Shooting with both bodies gave me the chance to compare images and there really isn’t much in it at all with maybe the D700 being a little smoother where there was underexposure due to a light not having fully recycled. The added 4MP does also count in the 7000’s favour but with the D700’s successor in the wings I don’t think this will be an issue for long.

Taking a look at the camera itself.

The camera has just about every feature you would want to find on a Pro body, including AF Fine tune and Non CPU lens data. It has a quiet mode that substantially reduces the noise of the mirror and shutter albeit at the cost of frame rate.

There are more than enough focus points to satisfy everyone but I must say I do prefer the D700’s method for changing focus modes with the multi position switch rather than the 7000’s two position switch and centre button that operates in conjunction with the rear dial.

The 7000 has auto bracketing but is limited to 3 frames where the pro bodies do allow for up to 9 frames.

The D7000 has a dx sensor so it loses to the D700 with regards to using ultra wide lenses but if you need this ability you need a full frame camera and even the D300s will not work for you.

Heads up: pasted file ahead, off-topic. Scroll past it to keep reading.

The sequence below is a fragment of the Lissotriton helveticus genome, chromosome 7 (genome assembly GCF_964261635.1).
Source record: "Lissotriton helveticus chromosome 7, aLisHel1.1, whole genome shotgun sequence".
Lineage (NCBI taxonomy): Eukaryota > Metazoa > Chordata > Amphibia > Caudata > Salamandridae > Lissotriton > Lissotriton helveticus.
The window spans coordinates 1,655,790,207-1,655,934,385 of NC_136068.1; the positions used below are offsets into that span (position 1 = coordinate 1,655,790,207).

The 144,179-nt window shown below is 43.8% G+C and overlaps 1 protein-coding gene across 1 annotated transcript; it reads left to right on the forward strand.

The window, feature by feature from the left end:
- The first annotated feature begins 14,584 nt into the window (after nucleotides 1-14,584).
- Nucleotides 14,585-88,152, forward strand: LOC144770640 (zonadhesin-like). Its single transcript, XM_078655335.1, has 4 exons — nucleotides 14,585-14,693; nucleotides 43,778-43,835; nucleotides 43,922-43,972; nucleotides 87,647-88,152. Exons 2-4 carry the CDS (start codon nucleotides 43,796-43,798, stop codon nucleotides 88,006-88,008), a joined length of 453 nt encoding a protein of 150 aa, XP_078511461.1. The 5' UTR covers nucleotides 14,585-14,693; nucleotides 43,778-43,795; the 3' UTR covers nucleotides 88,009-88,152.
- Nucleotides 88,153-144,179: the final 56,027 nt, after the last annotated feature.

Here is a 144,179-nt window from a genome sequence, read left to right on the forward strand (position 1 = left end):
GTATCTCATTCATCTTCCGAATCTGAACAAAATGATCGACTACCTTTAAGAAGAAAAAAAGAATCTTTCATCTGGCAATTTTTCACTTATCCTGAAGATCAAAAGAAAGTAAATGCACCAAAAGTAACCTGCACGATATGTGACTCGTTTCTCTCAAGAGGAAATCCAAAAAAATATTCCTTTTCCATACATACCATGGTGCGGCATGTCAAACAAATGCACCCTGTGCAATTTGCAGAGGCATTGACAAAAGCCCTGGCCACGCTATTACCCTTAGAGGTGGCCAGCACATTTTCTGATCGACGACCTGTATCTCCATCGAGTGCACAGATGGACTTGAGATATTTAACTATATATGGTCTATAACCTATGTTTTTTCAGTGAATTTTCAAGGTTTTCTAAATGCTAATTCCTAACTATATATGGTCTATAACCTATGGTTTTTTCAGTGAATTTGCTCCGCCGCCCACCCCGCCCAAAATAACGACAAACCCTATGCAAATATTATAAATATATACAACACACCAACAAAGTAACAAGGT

The D7000 has two card slots like most of the new pro bodies.

Other than that all can say is I would have no issue shooting in studio with the D7000 and its smaller body makes it an ideal carry camera. The full HD video is also a nice to have, once I take time to plan how to use it.

What I don’t like.

I really don’t like the Mode selector knob on the left of the camera and I voiced my concerns to Nikon and these were proven right during the shoot.

The Mode selector unlike the control ring below it, does not have a locking mechanism and it’s quite easy to turn it by accident or have it turn while in a bag. The camera has a top LCD screen so I don’t see why it couldn’t use a mode selector button like the pro bodies do.

This to me is not an amateur vs pro problem; it’s just maybe not thinking things through as well as they should be.

If you are careful, this won’t be a train smash but it just means you need to take this into consideration, even a locking system would be a good idea. The 7000 is not the only body with this problem. All Nikon consumer and prosumer bodies seem to have the same system.

The last thing I don’t like is the SD slot cover which can slide open in your bad or if your hand is over it but this is not unique to the D7000 as the D700 has the same system.

I will be posting more images from the shoot in the next day or so and technical specs on the D7000 can be found on Nikon’s Web Site

Model for the Shoot was Une Lottering from Y Models

Make up artist was Diane Bessesen

More images